Plus, with the rise in technology and the move to digital, more and more companies are giving their employees the option to work remotely. In fact, flexible working has become so much more normal than 39% of millennials and Generation Z workers wouldn’t accept a job that doesn’t let them travel. But if your current employer hasn’t quite caught up with the 21st century way of working, don’t worry, you can still earn as you travel – simply become a digital nomad and work for yourself. There’s a whole host of opportunities out there, from being a freelance travel photographer to an online tutor or business consultant.

You can do it super cheap

Whether you’re looking to hit the road long-term with limited funds or you want to work more budget breaks into your year, you can do it for less than you think. If you’re flexible about where you want to go and when, then sign up to online travel agencies and airlines’ newsletters to be the first to find out about sales and discounts. Or, if you know when and where you want to go, look out for deals online that fit with your trip. Once your initial plans are in place, there’s still plenty of ways you can cut down on costs.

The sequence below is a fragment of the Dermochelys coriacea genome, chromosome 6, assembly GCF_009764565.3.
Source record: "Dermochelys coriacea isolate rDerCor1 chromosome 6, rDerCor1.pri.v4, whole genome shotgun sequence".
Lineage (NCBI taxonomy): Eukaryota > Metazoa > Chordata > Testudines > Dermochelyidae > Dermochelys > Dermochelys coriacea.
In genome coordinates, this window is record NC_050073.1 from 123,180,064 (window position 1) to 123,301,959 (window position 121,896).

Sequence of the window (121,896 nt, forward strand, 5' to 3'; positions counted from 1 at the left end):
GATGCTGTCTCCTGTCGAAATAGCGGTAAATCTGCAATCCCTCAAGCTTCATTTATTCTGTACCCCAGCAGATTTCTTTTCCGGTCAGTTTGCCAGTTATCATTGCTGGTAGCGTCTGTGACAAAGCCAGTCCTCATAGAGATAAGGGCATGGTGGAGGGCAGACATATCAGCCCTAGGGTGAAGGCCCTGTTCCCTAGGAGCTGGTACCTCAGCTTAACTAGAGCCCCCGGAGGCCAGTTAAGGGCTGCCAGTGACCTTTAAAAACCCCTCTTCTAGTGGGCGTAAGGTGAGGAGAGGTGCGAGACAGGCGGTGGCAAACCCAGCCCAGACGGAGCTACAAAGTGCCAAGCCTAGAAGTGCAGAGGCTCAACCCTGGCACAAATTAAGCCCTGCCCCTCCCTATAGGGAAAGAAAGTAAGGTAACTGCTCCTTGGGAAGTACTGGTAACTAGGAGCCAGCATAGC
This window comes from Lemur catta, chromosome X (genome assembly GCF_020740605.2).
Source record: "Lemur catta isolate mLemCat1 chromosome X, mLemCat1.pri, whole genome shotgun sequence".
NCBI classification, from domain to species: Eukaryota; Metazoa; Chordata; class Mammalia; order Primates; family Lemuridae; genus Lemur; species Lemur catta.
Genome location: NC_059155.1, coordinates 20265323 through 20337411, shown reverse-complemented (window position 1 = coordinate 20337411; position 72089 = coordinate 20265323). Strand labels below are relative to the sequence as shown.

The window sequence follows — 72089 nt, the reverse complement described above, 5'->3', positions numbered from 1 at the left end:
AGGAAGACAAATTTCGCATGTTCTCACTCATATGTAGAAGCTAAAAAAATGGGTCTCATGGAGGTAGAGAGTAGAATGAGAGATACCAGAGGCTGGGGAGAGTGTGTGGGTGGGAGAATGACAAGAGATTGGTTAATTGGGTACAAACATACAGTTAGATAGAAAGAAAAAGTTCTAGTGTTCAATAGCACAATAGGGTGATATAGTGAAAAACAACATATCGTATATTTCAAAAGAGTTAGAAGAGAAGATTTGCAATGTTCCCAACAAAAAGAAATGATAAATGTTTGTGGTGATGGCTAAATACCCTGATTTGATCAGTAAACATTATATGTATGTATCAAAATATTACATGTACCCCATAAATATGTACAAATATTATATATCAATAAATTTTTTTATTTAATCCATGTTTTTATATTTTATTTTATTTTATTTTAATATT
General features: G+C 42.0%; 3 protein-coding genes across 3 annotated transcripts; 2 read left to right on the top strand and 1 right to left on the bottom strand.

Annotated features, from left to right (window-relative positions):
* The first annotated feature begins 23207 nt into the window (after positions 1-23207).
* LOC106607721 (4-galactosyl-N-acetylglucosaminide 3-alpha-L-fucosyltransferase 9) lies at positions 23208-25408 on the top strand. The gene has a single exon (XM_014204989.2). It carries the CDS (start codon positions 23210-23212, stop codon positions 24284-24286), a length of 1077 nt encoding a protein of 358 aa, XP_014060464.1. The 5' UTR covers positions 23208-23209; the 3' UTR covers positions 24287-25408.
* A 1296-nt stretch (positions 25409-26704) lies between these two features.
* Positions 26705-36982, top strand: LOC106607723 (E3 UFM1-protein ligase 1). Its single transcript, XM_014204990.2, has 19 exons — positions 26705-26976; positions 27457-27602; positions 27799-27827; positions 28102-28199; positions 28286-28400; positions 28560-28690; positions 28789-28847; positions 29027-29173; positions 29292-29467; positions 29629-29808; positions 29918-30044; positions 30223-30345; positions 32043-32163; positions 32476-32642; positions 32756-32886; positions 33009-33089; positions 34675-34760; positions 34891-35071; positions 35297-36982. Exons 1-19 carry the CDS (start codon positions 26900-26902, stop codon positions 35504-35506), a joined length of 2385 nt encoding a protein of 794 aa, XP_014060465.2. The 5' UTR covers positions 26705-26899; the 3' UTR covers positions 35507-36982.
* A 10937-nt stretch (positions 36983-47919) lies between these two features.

Consider camping or couch surfing rather than staying in hotels if you don’t mind forgoing a little luxury, or choose the accommodation that has kitchen facilities to cut down on food costs. Alternatively, if you often travel for business, make the most of the paid for flights and add a few extra days (or weeks, if you can!) onto the beginning or end of the trip so you can do some sightseeing. With 30% of workers saying they would accept lower salaries in exchange for more business trips, now’s the time to make the most of any that you’re fortunate enough to have and really turn that work commitment into a way of satiating your travel bug.

You can delegate the planning